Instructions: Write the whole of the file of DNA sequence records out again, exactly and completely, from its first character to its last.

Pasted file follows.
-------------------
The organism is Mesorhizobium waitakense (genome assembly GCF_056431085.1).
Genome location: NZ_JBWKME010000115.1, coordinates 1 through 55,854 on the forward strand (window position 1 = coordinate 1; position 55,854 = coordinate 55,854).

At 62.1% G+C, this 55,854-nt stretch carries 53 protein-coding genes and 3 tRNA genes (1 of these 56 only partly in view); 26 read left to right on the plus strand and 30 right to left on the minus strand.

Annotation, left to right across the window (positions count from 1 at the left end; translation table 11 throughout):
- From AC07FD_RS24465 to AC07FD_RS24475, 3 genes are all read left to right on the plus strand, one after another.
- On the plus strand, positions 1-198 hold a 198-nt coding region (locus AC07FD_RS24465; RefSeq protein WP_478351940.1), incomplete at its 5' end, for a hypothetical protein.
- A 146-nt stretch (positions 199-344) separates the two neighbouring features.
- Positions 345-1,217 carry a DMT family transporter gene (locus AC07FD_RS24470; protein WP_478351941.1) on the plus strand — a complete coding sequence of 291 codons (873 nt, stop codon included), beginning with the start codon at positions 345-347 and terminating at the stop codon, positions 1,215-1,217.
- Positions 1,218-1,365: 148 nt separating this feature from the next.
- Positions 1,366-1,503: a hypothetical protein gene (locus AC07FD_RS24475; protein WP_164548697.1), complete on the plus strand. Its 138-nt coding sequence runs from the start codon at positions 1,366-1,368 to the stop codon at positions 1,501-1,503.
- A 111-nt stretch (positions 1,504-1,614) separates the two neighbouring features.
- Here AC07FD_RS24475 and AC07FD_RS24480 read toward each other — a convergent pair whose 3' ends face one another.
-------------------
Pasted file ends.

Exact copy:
The organism is Mesorhizobium waitakense (genome assembly GCF_056431085.1).
Genome location: NZ_JBWKME010000115.1, coordinates 1 through 55,854 on the forward strand (window position 1 = coordinate 1; position 55,854 = coordinate 55,854).

At 62.1% G+C, this 55,854-nt stretch carries 53 protein-coding genes and 3 tRNA genes (1 of these 56 only partly in view); 26 read left to right on the plus strand and 30 right to left on the minus strand.

Annotation, left to right across the window (positions count from 1 at the left end; translation table 11 throughout):
- From AC07FD_RS24465 to AC07FD_RS24475, 3 genes are all read left to right on the plus strand, one after another.
- On the plus strand, positions 1-198 hold a 198-nt coding region (locus AC07FD_RS24465; RefSeq protein WP_478351940.1), incomplete at its 5' end, for a hypothetical protein.
- A 146-nt stretch (positions 199-344) separates the two neighbouring features.
- Positions 345-1,217 carry a DMT family transporter gene (locus AC07FD_RS24470; protein WP_478351941.1) on the plus strand — a complete coding sequence of 291 codons (873 nt, stop codon included), beginning with the start codon at positions 345-347 and terminating at the stop codon, positions 1,215-1,217.
- Positions 1,218-1,365: 148 nt separating this feature from the next.
- Positions 1,366-1,503: a hypothetical protein gene (locus AC07FD_RS24475; protein WP_164548697.1), complete on the plus strand. Its 138-nt coding sequence runs from the start codon at positions 1,366-1,368 to the stop codon at positions 1,501-1,503.
- A 111-nt stretch (positions 1,504-1,614) separates the two neighbouring features.
- Here AC07FD_RS24475 and AC07FD_RS24480 read toward each other — a convergent pair whose 3' ends face one another.